Smart Textiles in Apparel: Markets, Applications and Technologies

  • ID: 3920491
  • Report
  • 205 pages
  • Cientifica Ltd
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FEATURED COMPANIES

  • Adidas
  • Cintas
  • Heddoko
  • MAS Holdings
  • Schiller AG
  • Swarovski
  • MORE
This new report 'Smart Textiles in Apparel: Markets, Applications and Technologies' examines the markets for textile based wearable technologies, the companies producing them and the enabling technologies. This is creating a 4th industrial revolution for the textiles and fashion industry worth over $100 billion by 2025.

 Advances in fields such as nanotechnology, organic electronics (also known as plastic electronics) and conducting polymers are creating a range of textile–based technologies with the ability to sense and react to the world around them.  This includes monitoring biometric data such as heart rate, the environmental factors such as temperature and The presence of toxic gases producing real time feedback in the form of electrical stimuli, haptic feedback or changes in color.

 The report identifies three distinct generations of textile wearable technologies.

- First generation is where a sensor is attached to apparel and is the approach currently taken by major sportswear brands such as Adidas, Nike and Under Armour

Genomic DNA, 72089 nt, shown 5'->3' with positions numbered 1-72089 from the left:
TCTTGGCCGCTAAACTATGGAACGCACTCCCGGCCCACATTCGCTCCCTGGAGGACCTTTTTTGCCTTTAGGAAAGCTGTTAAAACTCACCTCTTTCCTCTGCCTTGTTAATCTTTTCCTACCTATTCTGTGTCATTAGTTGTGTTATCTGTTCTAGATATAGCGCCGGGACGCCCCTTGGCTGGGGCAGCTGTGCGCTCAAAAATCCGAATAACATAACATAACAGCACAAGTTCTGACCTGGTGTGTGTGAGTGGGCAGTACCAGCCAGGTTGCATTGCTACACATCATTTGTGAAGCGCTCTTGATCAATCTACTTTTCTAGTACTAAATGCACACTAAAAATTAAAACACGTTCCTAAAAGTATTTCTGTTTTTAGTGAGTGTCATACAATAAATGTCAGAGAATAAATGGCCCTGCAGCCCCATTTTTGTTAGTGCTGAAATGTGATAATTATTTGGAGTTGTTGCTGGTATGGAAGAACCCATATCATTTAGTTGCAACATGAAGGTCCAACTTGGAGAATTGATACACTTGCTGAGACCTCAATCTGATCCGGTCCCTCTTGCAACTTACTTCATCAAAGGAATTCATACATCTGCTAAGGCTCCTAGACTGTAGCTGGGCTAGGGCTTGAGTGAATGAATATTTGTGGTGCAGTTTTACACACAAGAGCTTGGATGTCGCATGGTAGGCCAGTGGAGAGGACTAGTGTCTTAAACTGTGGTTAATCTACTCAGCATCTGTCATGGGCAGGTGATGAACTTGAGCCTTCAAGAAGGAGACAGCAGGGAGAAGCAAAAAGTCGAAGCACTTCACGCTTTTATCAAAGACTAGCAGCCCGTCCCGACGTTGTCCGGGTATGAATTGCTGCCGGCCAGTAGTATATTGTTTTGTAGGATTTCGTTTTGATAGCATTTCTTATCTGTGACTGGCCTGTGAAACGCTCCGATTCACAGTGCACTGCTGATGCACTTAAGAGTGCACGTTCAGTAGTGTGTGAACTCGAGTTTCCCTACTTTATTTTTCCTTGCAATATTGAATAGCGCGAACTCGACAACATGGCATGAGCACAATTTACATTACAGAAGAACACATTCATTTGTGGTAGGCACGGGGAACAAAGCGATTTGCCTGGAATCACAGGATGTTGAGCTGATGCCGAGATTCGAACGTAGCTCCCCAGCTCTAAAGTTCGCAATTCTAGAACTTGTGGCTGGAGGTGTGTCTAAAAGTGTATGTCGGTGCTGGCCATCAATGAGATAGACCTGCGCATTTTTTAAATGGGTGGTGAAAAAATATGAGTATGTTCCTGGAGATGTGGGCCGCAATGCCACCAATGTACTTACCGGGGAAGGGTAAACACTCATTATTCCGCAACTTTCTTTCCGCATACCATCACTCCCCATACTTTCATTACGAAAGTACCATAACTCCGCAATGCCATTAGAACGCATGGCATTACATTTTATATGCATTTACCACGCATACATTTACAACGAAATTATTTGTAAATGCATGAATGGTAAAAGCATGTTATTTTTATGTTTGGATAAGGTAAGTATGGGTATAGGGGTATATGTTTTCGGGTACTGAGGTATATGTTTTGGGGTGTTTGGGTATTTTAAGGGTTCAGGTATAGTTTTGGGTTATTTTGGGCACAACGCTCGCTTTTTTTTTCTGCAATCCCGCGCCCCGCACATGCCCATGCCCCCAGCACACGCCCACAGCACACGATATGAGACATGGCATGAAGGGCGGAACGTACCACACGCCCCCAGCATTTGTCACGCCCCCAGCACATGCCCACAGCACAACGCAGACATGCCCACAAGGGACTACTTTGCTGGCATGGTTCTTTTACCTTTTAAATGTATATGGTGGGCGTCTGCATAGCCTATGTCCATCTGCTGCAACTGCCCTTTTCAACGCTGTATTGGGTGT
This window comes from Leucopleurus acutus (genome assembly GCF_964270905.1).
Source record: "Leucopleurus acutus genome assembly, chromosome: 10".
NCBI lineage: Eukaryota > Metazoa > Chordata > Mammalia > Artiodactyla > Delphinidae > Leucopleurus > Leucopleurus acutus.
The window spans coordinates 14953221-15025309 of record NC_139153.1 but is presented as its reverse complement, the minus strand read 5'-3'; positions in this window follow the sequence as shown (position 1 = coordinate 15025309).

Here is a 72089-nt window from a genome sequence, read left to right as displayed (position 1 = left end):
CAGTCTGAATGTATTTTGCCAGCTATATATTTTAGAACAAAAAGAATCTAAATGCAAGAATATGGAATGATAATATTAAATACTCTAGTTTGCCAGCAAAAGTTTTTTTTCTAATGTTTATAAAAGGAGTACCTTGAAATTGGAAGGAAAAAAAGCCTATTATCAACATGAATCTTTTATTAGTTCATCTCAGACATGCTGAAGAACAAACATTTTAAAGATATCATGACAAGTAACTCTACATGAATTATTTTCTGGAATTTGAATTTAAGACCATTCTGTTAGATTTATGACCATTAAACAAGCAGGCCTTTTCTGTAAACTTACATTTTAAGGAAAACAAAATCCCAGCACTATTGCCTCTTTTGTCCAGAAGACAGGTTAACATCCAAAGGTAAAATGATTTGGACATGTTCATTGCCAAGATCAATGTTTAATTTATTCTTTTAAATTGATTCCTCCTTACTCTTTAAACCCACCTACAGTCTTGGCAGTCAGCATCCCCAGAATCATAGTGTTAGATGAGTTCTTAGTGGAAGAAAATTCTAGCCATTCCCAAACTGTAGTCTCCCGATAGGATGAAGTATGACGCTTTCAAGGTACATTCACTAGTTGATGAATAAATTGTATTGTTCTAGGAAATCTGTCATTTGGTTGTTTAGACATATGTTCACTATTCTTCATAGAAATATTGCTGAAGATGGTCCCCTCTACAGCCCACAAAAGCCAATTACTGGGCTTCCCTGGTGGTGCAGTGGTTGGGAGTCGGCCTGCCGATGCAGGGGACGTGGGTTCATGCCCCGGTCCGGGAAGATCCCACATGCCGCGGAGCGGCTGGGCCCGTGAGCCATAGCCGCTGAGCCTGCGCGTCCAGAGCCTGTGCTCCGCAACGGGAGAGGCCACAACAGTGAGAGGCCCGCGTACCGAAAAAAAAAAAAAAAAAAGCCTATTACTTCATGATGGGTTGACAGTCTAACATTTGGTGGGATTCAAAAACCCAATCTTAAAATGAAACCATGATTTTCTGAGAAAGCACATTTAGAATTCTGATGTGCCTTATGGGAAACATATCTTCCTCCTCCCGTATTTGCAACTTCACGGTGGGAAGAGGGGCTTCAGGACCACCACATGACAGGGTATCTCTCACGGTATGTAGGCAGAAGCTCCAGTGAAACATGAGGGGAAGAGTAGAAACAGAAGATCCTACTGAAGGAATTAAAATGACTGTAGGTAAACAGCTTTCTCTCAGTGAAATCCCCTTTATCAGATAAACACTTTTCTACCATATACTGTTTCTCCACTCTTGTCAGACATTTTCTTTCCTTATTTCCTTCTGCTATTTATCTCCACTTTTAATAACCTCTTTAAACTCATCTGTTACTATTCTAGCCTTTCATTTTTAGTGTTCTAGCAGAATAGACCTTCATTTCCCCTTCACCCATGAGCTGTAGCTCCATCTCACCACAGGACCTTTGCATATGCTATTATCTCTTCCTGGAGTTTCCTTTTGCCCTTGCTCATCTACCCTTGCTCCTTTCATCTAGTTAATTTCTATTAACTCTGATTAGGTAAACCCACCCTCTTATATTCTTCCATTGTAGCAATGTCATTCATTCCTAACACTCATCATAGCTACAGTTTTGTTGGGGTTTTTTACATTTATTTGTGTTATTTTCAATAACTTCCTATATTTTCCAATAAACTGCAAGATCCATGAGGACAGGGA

- Second generation products embed the sensor in the garment as demonstrated by products from Samsung, Alphabet, Ralph Lauren and Flex.

- In third generation wearables the garment is the sensor and a growing number of companies including AdvanPro, Tamicare and BeBop sensors are making rapid progress in creating pressure, strain and temperature sensors.

 Third generation wearables represent a significant opportunity for new and established textile companies to add significant value without having to directly compete with Apple, Samsung and Intel.

 The report predicts that the key growth areas will be initially sports and wellbeing followed by medical applications for patient monitoring and fashion. Technical textiles, fashion and entertainment will also be significant applications with the total market expected to rise to over $100 billion by 2025 with triple digit compound annual growth rates across many applications.